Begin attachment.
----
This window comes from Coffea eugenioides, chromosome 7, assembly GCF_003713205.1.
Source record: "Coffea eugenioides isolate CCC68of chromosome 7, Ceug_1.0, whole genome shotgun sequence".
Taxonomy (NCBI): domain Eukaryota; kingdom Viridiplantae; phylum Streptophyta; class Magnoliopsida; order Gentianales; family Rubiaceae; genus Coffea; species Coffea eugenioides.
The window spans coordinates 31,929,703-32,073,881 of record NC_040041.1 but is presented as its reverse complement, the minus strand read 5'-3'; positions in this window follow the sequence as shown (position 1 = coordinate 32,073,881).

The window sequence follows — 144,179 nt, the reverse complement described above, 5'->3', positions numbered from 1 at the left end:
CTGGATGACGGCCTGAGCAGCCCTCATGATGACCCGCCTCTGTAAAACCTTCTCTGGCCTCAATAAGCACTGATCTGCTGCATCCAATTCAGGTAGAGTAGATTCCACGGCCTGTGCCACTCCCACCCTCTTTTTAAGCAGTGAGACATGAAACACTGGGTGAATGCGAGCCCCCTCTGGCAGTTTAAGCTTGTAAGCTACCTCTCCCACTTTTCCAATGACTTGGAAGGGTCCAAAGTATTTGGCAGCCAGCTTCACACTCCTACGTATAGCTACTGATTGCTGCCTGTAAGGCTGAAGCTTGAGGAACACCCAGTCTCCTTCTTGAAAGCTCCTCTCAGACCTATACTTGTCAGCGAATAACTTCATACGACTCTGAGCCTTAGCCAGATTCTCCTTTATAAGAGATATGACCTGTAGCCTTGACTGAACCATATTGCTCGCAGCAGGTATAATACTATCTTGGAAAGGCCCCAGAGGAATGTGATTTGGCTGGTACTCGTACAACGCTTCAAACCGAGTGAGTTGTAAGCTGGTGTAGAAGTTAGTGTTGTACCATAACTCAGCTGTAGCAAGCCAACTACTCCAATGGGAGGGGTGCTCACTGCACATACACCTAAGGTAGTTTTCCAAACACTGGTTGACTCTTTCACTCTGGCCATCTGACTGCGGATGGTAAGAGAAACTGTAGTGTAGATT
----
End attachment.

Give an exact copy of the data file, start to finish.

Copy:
This window comes from Coffea eugenioides, chromosome 7, assembly GCF_003713205.1.
Source record: "Coffea eugenioides isolate CCC68of chromosome 7, Ceug_1.0, whole genome shotgun sequence".
Taxonomy (NCBI): domain Eukaryota; kingdom Viridiplantae; phylum Streptophyta; class Magnoliopsida; order Gentianales; family Rubiaceae; genus Coffea; species Coffea eugenioides.
The window spans coordinates 31,929,703-32,073,881 of record NC_040041.1 but is presented as its reverse complement, the minus strand read 5'-3'; positions in this window follow the sequence as shown (position 1 = coordinate 32,073,881).

The window sequence follows — 144,179 nt, the reverse complement described above, 5'->3', positions numbered from 1 at the left end:
CTGGATGACGGCCTGAGCAGCCCTCATGATGACCCGCCTCTGTAAAACCTTCTCTGGCCTCAATAAGCACTGATCTGCTGCATCCAATTCAGGTAGAGTAGATTCCACGGCCTGTGCCACTCCCACCCTCTTTTTAAGCAGTGAGACATGAAACACTGGGTGAATGCGAGCCCCCTCTGGCAGTTTAAGCTTGTAAGCTACCTCTCCCACTTTTCCAATGACTTGGAAGGGTCCAAAGTATTTGGCAGCCAGCTTCACACTCCTACGTATAGCTACTGATTGCTGCCTGTAAGGCTGAAGCTTGAGGAACACCCAGTCTCCTTCTTGAAAGCTCCTCTCAGACCTATACTTGTCAGCGAATAACTTCATACGACTCTGAGCCTTAGCCAGATTCTCCTTTATAAGAGATATGACCTGTAGCCTTGACTGAACCATATTGCTCGCAGCAGGTATAATACTATCTTGGAAAGGCCCCAGAGGAATGTGATTTGGCTGGTACTCGTACAACGCTTCAAACCGAGTGAGTTGTAAGCTGGTGTAGAAGTTAGTGTTGTACCATAACTCAGCTGTAGCAAGCCAACTACTCCAATGGGAGGGGTGCTCACTGCACATACACCTAAGGTAGTTTTCCAAACACTGGTTGACTCTTTCACTCTGGCCATCTGACTGCGGATGGTAAGAGAAACTGTAGTGTAGATT